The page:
But don't call investment plans a 'retirement program'
by Steve Selengut Mr. Selengut is a private investor and a contributing editor to LIFE&Health Advisor. He is the author of the book ‘The Brainwashing of the American Investor: The book that Wall Street does not want you to read.’ He can be reached at firstname.lastname@example.org
The major purveyors of 401k products, and those who benefit from using them remind me of politicians… they press the party line, and use their power to demonize the competition. Their deep pockets allow them to get the message out, and no one doubts the conclusion. 2% is better than 6%… even after expenses
LinkedIn group discussions have been comparing the pros and cons of "rolling" 401k assets into IRA portfolios. Most articles seem to be institutionally biased advertisements for low cost Mutual Funds and ETFs… securities with absolutely no "preparation for retirement income" bones in their mass marketed bodies. When the market corrects, and values crater yet again, the DOL will be there to fine the Plan Sponsors for allowing plan participants to make investment judgment errors with their own money (plus matching employer contributions).
The 401k "space" as they call it, has become a lucrative product shopping mall, totally out of touch with what should be the purpose of these "quasi" retirement programs: it's the monthly retirement income that pays the bills, not the market value. If a person were a conspiracy theorist, a case could be made for institutional manipulation of interest rates… keeping them near zero to allow for stock market returns to appear better than those with income securities.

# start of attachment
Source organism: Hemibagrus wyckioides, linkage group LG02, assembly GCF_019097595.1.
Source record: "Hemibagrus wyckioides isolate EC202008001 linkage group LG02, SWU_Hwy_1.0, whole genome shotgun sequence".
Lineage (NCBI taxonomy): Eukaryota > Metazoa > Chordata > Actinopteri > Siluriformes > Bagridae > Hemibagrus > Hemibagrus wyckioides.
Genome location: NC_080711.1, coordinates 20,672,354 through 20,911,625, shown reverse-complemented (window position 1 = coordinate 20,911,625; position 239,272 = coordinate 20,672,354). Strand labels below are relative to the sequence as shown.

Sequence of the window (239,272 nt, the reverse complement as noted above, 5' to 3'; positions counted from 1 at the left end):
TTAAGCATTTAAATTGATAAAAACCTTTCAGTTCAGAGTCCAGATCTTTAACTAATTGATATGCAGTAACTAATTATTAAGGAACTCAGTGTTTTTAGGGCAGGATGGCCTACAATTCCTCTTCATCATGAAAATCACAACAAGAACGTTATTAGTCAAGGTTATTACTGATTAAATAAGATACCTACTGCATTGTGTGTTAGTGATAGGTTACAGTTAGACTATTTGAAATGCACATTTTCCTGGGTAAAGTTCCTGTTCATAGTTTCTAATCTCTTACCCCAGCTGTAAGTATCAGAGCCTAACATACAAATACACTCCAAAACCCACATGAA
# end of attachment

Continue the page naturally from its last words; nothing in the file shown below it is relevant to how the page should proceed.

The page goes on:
None, of the products peddled by the institutions produce nearly as much after expenses income as Closed End Income Funds. These outstanding managed portfolios are never, ever, found in 401k Plans… except the Self Directed, "safe harbor" variety. Interestingly, many 401k product providers also manage CEF products with generous income, even after higher fees. CEFs paying over 6% after expenses are common in private retirement income portfolios.
Yeah, I know 401k plans are not the retirement programs that regulators, plan sponsors, congress, POTUS, fiduciaries, and participants seem to think they are. The experts are so audit paranoid they have lost sight of the plan target… the retirement income. Look inside the multi-billion dollar Vanguard 2020 TDF: 60% invested in equities (roughly 7000 positions) and income 1.5%.
What's in a name?
Wake up regulators… the "unfairness" is in the "emperor's new clothes" products the plan sponsors have to pick from. You the fiduciaries, you the regulators, you the witch hunters, and you the do-gooders need to look at the product providers instead of their victims. If you insist upon calling investment plans retirement programs (ERISA = Employee Retirement Income Security Act), perhaps you need to mandate the use of outside-the-mainstream, "Self Directed", income programs as well.
Until the "official" focus changes from market value to after expense income, these plans cannot possibly provide "retirement readiness". So, "To rollover or not to rollover the 401k", I would say: "Run like _ _ _ _, just as fast as you can.
Get out of that 401k and learn how to invest for growing income. As long as portfolios of only high quality IGVSI companies and Income CEFs, are regulated out of 401k "space", rollovers to IRAs are a requirement, not an option. See how they run…